# Authors: Moran Feldman, Christopher Harshaw, Amin Karbasi

## Abstract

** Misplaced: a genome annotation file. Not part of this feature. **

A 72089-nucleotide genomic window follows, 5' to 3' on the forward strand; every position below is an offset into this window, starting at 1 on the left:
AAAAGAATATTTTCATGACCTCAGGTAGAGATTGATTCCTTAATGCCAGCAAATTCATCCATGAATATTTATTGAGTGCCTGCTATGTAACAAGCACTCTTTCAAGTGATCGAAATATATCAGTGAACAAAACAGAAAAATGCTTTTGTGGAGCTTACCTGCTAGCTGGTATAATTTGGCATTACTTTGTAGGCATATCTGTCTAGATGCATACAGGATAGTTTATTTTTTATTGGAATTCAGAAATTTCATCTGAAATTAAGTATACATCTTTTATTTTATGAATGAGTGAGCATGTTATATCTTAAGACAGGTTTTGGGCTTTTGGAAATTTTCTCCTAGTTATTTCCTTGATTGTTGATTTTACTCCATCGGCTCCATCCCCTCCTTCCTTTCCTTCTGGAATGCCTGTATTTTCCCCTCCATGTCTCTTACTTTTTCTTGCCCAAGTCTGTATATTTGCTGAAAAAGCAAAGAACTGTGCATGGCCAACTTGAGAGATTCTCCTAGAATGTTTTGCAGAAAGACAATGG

It is known that greedy methods perform well for maximizing \textitmonotone submodular functions. At the same time, such methods perform poorly in the face of non-monotonicity. In this paper, we show—arguably, surprisingly—that invoking the classical greedy algorithm $O(\sqrt(k))$ -times leads to the (currently) fastest deterministic algorithm, called RepeatedGreedy, for maximizing a general submodular function subject to k -independent system constraints. RepeatedGreedy achieves (1+O(1/$\sqrt(k)$))k approximation using $O(nr\sqrt{k})$ function evaluations (here, n and r denote the size of the ground set and the maximum size of a feasible solution, respectively). We then show that by a careful sampling procedure, we can run the greedy algorithm only \textitonce and obtain the (currently) fastest randomized algorithm, called SampleGreedy, for maximizing a submodular function subject to k -extendible system constraints (a subclass of k -independent system constrains). SampleGreedy achieves (k+3) -approximation with only O(nr/k) function evaluations. Finally, we derive an almost matching lower bound, and show that no polynomial time algorithm can have an approximation ratio smaller than k+1/2−ε . To further support our theoretical results, we compare the performance of RepeatedGreedy and SampleGreedy with prior art in a concrete application (movie recommendation). We consistently observe that while SampleGreedy achieves practically the same utility as the best baseline, it performs at least two orders of magnitude faster.

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